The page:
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Associations between host gene expression, the mucosal microbiome, and clinical outcome in the pelvic pouch of patients with inflammatory bowel disease
- Morgan, Xochitl C, Kabakchiev, Boyko, Waldron, Levi, Tyler, Andrea D, Tickle, Timothy L, Milgrom, Raquel, Stempak, Joanne M, Gevers, Dirk, Xavier, Ramnik J, Silverberg, Mark S, Huttenhower, Curtis
- GenomeBiology.com 2015 v.16 no.1 pp. 67
- Bifidobacterium, Escherichia, Roseburia, Sutterella, antibiotics, biopsy, colitis, complement, epithelium, gene expression, genes, high-throughput nucleotide sequencing, host-pathogen relationships, ileum, inflammation, interleukin-12, microbiome, microorganisms, models, pathogenesis, patients, principal component analysis, ribosomal RNA, transcriptome, transcriptomics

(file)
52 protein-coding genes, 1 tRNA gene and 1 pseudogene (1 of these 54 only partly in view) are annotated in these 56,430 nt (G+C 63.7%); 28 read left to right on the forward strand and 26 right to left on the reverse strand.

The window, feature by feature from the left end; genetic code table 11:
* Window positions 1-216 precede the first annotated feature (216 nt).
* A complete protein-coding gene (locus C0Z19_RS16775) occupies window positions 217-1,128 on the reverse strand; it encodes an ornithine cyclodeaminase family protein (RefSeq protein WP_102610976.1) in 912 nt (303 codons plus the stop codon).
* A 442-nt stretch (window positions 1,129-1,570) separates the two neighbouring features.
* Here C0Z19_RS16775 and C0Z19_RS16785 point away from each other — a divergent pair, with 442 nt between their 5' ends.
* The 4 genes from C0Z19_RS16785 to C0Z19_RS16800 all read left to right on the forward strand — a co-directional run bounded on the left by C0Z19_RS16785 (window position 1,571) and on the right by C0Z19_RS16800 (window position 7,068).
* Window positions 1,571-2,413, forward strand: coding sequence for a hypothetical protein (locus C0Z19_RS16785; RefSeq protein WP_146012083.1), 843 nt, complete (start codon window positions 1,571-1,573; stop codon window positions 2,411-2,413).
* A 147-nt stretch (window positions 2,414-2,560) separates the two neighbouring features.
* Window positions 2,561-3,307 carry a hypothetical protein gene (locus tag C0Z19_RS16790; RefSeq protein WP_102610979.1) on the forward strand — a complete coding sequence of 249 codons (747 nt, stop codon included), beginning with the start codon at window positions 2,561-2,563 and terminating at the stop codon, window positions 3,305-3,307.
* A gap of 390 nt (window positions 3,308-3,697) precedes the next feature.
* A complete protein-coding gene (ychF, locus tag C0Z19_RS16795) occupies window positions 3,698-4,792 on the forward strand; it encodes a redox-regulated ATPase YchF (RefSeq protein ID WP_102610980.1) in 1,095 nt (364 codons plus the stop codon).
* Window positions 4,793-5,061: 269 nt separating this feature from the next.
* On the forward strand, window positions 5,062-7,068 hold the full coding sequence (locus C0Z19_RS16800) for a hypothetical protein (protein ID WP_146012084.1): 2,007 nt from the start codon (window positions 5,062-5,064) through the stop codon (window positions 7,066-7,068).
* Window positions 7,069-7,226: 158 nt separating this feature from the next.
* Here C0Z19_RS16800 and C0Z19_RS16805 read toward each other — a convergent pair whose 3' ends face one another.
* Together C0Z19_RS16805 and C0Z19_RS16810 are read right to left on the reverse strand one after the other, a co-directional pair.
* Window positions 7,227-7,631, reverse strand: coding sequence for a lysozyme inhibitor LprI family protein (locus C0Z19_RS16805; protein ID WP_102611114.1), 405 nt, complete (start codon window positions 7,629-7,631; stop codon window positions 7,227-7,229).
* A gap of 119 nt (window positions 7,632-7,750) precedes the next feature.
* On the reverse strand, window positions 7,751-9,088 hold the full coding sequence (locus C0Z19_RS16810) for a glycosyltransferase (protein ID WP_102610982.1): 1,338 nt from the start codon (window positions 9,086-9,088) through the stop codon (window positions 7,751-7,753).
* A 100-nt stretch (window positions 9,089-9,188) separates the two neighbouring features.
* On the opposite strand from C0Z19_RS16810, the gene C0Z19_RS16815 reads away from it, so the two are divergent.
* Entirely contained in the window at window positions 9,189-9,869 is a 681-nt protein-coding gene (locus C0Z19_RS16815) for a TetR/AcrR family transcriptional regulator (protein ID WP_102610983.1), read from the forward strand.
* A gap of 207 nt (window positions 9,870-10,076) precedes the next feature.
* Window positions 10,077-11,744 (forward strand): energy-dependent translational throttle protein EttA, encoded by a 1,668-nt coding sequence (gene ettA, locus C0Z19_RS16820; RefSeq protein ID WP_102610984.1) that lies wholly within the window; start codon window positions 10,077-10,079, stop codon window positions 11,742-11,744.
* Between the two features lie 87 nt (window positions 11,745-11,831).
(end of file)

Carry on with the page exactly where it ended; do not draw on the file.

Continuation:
- BACKGROUND: Pouchitis is common after ileal pouch-anal anastomosis (IPAA) surgery for ulcerative colitis (UC). Similar to inflammatory bowel disease (IBD), both host genetics and the microbiota are implicated in its pathogenesis. We use the IPAA model of IBD to associate mucosal host gene expression with mucosal microbiomes and clinical outcomes. We analyze host transcriptomic data and 16S rRNA gene sequencing data from paired biopsies from IPAA patients with UC and familial adenomatous polyposis. To achieve power for a genome-wide microbiome-transcriptome association study, we use principal component analysis for transcript and clade reduction, and identify significant co-variation between clades and transcripts. RESULTS: Host transcripts co-vary primarily with biopsy location and inflammation, while microbes co-vary primarily with antibiotic use. Transcript-microbe associations are surprisingly modest, but the most strongly microbially-associated host transcript pattern is enriched for complement cascade genes and for the interleukin-12 pathway. Activation of these host processes is inversely correlated with Sutterella, Akkermansia, Bifidobacteria, and Roseburia abundance, and positively correlated with Escherichia abundance. CONCLUSIONS: This study quantifies the effects of inflammation, antibiotic use, and biopsy location upon the microbiome and host transcriptome during pouchitis. Understanding these effects is essential for basic biological insights as well as for well-designed and adequately-powered studies. Additionally, our study provides a method for profiling host-microbe interactions with appropriate statistical power using high-throughput sequencing, and suggests that cross-sectional changes in gut epithelial transcription are not a major component of the host-microbiome regulatory interface during pouchitis.